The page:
Health anxiety is sometimes called hypochondria.
This is when you spend so much time worrying you're ill, or about getting ill, that it starts to take over your life.
Signs of health anxiety
You may have health anxiety if you:
- worry about your health most of the time
- frequently check your body for signs of illness, such as lumps, tingling or pain
- are always asking people for reassurance that you're not ill
- worry that your doctor or medical tests may have missed something
- obsessively look at health information on the internet or in the media
- avoid anything to do with serious illness, such as medical TV programmes
- act as if you were ill - for example, avoiding physical activities
Anxiety itself can cause symptoms like headaches or a racing heartbeat. You may mistake these for signs of illness.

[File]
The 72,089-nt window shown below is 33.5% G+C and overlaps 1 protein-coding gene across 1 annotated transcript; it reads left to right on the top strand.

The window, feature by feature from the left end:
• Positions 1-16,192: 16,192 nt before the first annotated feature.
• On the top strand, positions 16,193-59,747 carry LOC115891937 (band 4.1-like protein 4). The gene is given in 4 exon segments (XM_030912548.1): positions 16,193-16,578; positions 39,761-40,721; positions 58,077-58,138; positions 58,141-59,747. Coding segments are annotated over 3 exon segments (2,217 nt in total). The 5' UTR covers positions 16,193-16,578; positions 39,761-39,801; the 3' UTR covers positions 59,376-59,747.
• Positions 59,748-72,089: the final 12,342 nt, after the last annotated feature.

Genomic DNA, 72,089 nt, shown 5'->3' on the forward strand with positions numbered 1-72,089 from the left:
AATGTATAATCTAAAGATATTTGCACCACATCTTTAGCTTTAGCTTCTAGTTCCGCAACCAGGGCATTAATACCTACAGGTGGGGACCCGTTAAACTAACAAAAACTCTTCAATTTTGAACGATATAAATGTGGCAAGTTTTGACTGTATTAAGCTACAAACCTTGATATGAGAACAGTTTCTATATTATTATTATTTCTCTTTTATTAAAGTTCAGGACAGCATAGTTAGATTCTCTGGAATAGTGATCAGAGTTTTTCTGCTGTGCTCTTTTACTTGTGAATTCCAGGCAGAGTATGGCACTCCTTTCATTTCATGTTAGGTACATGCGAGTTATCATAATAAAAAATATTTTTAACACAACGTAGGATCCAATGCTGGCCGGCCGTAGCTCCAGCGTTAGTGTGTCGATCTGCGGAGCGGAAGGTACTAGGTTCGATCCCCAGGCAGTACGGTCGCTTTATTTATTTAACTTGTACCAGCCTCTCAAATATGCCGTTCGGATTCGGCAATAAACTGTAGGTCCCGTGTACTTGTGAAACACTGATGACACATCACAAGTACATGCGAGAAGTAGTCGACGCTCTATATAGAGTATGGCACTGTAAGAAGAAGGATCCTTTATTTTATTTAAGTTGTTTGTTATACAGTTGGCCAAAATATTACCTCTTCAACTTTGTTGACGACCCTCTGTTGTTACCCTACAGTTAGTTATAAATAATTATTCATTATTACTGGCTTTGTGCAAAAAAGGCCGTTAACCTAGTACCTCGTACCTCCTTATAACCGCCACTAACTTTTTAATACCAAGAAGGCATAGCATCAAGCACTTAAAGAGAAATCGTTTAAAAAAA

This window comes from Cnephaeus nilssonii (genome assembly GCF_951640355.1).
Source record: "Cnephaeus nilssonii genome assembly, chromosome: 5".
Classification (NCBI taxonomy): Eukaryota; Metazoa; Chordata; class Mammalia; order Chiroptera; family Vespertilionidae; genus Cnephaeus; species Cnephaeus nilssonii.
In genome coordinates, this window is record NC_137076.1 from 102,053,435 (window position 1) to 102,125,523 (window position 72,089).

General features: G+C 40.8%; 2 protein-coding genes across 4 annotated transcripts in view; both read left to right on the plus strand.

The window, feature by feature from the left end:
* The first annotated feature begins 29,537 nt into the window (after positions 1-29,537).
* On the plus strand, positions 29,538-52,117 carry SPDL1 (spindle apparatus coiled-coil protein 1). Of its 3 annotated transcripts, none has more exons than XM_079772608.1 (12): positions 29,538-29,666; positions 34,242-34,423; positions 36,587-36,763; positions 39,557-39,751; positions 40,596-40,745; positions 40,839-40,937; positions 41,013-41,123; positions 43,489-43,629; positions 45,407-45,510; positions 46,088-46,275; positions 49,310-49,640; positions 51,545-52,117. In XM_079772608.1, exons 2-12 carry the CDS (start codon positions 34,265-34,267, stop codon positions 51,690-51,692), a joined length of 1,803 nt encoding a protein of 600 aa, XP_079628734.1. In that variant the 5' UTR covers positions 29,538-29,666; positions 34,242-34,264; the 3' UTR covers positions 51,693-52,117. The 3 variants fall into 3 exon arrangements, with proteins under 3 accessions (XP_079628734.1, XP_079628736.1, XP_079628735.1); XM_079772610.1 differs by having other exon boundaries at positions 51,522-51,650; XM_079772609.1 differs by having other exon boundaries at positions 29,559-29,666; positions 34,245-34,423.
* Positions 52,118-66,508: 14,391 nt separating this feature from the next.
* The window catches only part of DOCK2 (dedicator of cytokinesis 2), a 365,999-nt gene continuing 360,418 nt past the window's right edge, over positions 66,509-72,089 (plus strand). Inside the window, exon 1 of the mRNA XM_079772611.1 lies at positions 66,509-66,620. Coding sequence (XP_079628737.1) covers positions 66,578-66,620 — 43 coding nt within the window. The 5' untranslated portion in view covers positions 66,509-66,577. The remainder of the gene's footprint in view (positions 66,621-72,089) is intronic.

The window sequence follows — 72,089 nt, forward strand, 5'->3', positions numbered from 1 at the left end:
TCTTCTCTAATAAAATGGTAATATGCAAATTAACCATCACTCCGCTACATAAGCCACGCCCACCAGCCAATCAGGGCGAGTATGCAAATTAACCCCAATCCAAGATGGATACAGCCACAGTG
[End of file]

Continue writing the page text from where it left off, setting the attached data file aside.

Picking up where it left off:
Self-help for health anxiety
Here are some self-help tips to help you with health anxiety.
Keep a diary
Note how often you check your body, ask people for reassurance, or look at health information. Try to gradually reduce how often you do these things over a week
Challenge your thoughts
Draw a table with 2 columns. Write your health worries in the first column, then more balanced thoughts in the second.
For example, in the first column you might write: "I'm worried about these headaches."
In the second you might write: "Headaches can often be a sign of stress."
Keep busy with other things
For example, when you get the urge to check your body, distract yourself by going for a walk or calling a friend.
You could also try these relaxation techniques:
Get back to normal activities
Try to gradually start doing things you've been avoiding, such as sports or socialising.
See your GP
See a GP if your worries are preventing you leading a normal life and self-help is not working.
If your GP diagnoses you with health anxiety, they may:
- refer you for talking therapies
- discuss anxiety medicines with you
You can also refer yourself for psychological therapy.
Content supplied by the NHS and adapted for Ireland by the HSE